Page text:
Schizophrenia As A Neurodevelopmental Disorder?

 

IDEA Schizophrenia for a large portion of the world population is thought to be a very dangerous psychological condition that occurs when people “lose their noodle” or “go crazy”. For the most part, they are not entirely wrong, however, schizophrenia develops a lot more from a biological point of view than what people know.

DIAGNOSIS according to the DSM-V (Diagnosis book used by mental illness diagnosticians), the diagnosis of schizophrenia must have at least two of the following symptoms: Hallucinations, Delusions, Disorganized speech, Disorganized behavior, Poverty of speech, Decrease emotional range, loss of interest and drive, or tremendous inertia (skeptical about change).

BRAIN Now that the psychological aspect has been laid out, lets delve deeper into the behind the brain scenes. Evidence of damaged or underdeveloped prefrontal cortex of the brain leads to the disorganized thinking, along with psychosis due to the excess release of dopamine. An fMRI study using 18 schizophrenic patients and 19 normal control individuals was done in order to compare the activation of the prefrontal cortex and the substantia nigra/ventral tegmental area (responsible for dopamine release). It was found that the activation in the schizophrenic’s prefrontal cortex was significantly less than normal, along with the increase of dopamine being confirmed from the substantia nigra/ventral tegmental area.

WHY?
The reason behind these brain changes is due to loss of neuron connectivity from the cerebellum to the amygdala, or the amygdala to the prefrontal cortex (not confirmed where along this line connections are not forming). with these connections not being formed, this slows neural plasticity in the brain, and keeps connections from strengthening during brain development stages (ages 0-25). with these connections that are missing, this allows neurons from other pathways to form and create connections in areas that they are not supposed to. This explains why a majority of schizophrenic patients that are diagnosed are before the age of 25. Since these connections are not being formed and strengthening by growth, the normal brain size for a schizophrenic is smaller than that of a normal human brain.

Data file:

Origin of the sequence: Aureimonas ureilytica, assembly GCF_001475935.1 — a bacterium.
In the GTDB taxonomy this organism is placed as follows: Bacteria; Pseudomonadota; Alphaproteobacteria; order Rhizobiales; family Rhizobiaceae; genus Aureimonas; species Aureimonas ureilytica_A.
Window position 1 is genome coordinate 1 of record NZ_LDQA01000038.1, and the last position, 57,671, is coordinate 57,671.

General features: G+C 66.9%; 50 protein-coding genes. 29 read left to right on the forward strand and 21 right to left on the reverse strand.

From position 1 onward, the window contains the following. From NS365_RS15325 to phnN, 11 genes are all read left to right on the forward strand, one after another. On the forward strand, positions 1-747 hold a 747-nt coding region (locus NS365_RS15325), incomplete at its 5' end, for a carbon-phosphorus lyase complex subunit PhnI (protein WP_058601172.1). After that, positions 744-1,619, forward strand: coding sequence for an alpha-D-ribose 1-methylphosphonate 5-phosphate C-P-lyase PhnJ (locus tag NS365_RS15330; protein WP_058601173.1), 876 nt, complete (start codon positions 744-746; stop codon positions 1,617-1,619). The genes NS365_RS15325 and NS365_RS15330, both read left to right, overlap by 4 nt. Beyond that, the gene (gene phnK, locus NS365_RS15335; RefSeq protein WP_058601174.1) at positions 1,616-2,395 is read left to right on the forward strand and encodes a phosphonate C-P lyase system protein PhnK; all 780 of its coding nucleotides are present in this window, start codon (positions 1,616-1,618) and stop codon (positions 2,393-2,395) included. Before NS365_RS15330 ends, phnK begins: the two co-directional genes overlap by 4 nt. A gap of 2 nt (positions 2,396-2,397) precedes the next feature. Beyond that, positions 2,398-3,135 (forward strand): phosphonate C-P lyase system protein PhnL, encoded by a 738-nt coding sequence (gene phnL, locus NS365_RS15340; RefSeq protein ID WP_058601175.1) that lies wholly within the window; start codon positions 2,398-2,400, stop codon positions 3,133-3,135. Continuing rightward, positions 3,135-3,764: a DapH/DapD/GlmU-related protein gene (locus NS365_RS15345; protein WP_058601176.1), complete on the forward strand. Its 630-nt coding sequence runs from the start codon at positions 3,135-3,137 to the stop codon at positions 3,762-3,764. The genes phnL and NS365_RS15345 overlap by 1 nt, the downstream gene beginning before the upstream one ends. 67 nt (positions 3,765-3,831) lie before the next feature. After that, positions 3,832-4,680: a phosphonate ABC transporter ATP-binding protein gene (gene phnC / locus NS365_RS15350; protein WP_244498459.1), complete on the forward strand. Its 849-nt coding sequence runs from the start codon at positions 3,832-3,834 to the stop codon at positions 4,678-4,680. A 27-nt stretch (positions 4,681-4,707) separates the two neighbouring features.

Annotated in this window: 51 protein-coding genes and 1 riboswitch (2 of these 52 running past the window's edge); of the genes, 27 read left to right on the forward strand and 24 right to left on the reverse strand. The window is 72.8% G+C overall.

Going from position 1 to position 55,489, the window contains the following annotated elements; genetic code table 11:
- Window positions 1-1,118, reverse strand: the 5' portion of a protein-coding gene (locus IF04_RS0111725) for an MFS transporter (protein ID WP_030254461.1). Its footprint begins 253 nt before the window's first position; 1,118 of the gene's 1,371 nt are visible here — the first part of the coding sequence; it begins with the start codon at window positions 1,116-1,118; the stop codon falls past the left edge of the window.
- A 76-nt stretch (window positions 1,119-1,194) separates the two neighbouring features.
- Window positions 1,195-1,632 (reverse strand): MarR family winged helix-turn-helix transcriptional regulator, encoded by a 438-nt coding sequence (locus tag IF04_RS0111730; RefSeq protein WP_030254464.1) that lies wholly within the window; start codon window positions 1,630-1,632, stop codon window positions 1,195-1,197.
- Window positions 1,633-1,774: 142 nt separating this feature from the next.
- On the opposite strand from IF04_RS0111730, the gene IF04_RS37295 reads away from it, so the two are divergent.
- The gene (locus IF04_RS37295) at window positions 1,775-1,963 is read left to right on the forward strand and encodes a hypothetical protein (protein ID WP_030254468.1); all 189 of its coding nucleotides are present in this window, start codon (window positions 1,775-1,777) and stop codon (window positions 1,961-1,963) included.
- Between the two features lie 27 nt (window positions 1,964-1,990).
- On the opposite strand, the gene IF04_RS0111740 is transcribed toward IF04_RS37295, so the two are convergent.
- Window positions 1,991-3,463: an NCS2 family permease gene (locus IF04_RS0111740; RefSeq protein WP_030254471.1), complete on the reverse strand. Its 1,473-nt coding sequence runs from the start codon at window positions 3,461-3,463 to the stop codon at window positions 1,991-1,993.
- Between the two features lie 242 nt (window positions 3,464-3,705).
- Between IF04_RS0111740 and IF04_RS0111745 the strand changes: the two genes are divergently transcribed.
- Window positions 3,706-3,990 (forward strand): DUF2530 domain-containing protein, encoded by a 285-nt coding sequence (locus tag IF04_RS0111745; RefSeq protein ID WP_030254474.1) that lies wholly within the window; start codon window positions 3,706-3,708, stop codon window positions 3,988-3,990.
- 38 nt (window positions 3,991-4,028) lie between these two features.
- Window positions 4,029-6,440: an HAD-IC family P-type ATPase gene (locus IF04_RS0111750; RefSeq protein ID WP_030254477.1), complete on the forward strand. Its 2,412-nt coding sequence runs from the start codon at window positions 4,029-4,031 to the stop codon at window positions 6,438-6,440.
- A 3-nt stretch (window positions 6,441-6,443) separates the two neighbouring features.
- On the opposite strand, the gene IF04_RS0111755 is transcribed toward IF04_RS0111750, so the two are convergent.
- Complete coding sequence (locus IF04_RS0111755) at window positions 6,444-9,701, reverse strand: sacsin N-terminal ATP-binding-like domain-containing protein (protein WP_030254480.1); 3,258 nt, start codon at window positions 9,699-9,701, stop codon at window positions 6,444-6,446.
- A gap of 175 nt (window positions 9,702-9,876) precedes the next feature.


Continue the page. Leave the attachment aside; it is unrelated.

Brain Development

The growth factor that is being found disrupted and preventing this neuronal growth is the neural growth factor Wnt. The purpose of Wnt is to control for embryonic development of the brain, along with adult homeostasis. When this development is disrupted, certain brain connections are not maintained.

Despite this early on indicator that can be found as early as post-natal age, environmental factors still play a role in the development of a diagnosable schizophrenia condition. Birth trauma and maternal stress are known to be prenatal factors in developing schizophrenia. early parental loss or poor mothering during childhood is also known to associate with Schizophrenia. as individuals grow older however, outside stress (school, job, peer, etc.) and drug abuse is highly associated with developing schizophrenia.

OVERALL Schizophrenia is a mental disorder that occurs due to underdevelopment of neuronal pathways b the Wnt pathway that control for emotional organization and memory association. The severity of the condition is determined but the type and amount of environmental conditions involved. Just because you show early signs of schizophrenia (smaller brain, less activation of prefrontal cortex, increased dopamine release) does not mean you will develop schizophrenia, rather it may just show risk or slight impairment in these regions (not a diagnosable condition).

By: Alex Faber

RESOURCES:

  1. http://emedicine.medscape.com/article/288259-overview
  2. https://www.nimh.nih.gov/news/science-news/2013/mapping-brain-circuits-provides-clues-to-schizophrenia-earlier-detection-of-psychosis.shtml
  3. https://image.slidesharecdn.com/shizophrenia-130129213838-phpapp01/95/schizophrenia-past-present-and-future-20-638.jpg?cb=1359636235
  4. https://moodle.cord.edu/pluginfile.php/625277/mod_resource/content/2/2013%20wnt%20GSK%20and%20schizophrenia.pdf
  5. https://img.webmd.com/dtmcms/live/webmd/consumer_assets/site_images/article_thumbnails/reference_guide/7_questions_about_your_newborn_babys_first_week_ref_guide/493x335_7_questions_about_your_newborn_babys_first_week_ref_guide.jpg?resize=400px:*&output-quality=50

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